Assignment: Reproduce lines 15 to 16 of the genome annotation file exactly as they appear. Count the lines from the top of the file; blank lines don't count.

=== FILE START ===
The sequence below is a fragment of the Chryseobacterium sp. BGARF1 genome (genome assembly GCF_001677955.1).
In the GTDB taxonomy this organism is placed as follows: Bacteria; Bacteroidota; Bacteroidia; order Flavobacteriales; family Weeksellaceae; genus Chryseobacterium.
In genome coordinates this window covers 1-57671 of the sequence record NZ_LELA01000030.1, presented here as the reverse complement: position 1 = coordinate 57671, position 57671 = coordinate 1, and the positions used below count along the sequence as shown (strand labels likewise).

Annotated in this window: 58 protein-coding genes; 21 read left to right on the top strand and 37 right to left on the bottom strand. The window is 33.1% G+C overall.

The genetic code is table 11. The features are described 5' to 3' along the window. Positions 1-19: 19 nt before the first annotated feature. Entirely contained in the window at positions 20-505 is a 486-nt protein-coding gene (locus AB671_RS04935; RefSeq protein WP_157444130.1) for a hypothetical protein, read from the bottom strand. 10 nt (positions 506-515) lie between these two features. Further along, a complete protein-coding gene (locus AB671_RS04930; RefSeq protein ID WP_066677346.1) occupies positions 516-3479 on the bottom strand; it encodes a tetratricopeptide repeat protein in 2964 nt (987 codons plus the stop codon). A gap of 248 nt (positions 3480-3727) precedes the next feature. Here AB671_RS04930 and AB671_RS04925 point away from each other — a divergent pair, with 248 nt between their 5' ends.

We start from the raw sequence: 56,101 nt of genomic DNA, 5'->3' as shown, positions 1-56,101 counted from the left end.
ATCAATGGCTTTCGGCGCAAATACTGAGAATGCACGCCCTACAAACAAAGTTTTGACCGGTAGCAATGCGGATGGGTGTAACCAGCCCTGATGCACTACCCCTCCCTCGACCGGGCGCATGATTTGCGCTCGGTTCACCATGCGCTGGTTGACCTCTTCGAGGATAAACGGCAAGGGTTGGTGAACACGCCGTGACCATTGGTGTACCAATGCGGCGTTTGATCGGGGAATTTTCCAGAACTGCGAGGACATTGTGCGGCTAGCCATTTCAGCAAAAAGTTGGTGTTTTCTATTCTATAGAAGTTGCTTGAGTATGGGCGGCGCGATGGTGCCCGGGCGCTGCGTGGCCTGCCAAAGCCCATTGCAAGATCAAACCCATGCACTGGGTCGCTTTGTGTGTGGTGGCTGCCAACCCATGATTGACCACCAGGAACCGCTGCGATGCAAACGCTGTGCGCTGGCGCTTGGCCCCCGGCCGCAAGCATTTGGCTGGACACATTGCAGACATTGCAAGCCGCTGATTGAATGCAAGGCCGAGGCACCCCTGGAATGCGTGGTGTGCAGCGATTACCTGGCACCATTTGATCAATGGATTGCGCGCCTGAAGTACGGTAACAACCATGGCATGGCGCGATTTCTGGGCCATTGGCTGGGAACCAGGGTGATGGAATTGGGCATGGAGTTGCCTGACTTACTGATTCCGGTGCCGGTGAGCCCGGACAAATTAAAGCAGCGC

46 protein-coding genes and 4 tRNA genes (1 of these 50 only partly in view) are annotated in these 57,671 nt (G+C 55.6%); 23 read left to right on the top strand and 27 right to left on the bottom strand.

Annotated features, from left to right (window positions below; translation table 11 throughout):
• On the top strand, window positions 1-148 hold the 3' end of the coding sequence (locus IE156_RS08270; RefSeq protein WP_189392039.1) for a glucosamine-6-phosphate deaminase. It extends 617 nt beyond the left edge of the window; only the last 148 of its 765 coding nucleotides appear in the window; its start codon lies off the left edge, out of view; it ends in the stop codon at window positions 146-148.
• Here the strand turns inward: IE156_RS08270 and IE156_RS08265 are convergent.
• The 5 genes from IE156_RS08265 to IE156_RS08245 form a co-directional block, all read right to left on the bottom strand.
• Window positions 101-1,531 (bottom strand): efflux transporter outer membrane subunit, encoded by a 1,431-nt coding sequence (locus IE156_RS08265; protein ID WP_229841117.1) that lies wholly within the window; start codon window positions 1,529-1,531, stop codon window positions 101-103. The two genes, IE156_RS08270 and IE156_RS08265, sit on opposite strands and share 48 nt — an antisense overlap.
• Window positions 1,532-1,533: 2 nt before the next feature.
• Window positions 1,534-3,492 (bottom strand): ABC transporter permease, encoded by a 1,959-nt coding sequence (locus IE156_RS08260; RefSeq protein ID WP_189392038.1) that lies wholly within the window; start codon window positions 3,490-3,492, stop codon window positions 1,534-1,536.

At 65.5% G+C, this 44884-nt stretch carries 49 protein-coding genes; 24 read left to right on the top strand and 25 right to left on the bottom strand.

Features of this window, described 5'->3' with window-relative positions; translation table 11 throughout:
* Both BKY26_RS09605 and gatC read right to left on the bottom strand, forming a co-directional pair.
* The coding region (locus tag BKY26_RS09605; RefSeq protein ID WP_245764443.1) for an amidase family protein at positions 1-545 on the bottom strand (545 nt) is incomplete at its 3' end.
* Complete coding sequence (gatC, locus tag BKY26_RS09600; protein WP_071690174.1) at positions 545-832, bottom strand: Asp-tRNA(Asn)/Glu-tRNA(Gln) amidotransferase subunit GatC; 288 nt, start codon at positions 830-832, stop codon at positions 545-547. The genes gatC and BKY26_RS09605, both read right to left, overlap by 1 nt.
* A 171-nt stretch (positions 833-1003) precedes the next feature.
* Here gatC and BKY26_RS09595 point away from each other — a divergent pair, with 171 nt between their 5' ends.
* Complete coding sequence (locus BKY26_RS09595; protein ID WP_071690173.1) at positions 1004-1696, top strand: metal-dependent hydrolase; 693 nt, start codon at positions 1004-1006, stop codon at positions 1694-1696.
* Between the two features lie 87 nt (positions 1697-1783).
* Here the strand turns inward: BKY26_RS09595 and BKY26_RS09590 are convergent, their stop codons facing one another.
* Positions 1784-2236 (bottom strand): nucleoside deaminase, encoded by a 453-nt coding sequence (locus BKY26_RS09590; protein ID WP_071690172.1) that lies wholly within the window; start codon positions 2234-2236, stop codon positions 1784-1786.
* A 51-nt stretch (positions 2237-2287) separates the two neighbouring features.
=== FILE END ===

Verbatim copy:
• Window positions 1,534-3,492 (bottom strand): ABC transporter permease, encoded by a 1,959-nt coding sequence (locus IE156_RS08260; RefSeq protein ID WP_189392038.1) that lies wholly within the window; start codon window positions 3,490-3,492, stop codon window positions 1,534-1,536.

At 65.5% G+C, this 44884-nt stretch carries 49 protein-coding genes; 24 read left to right on the top strand and 25 right to left on the bottom strand.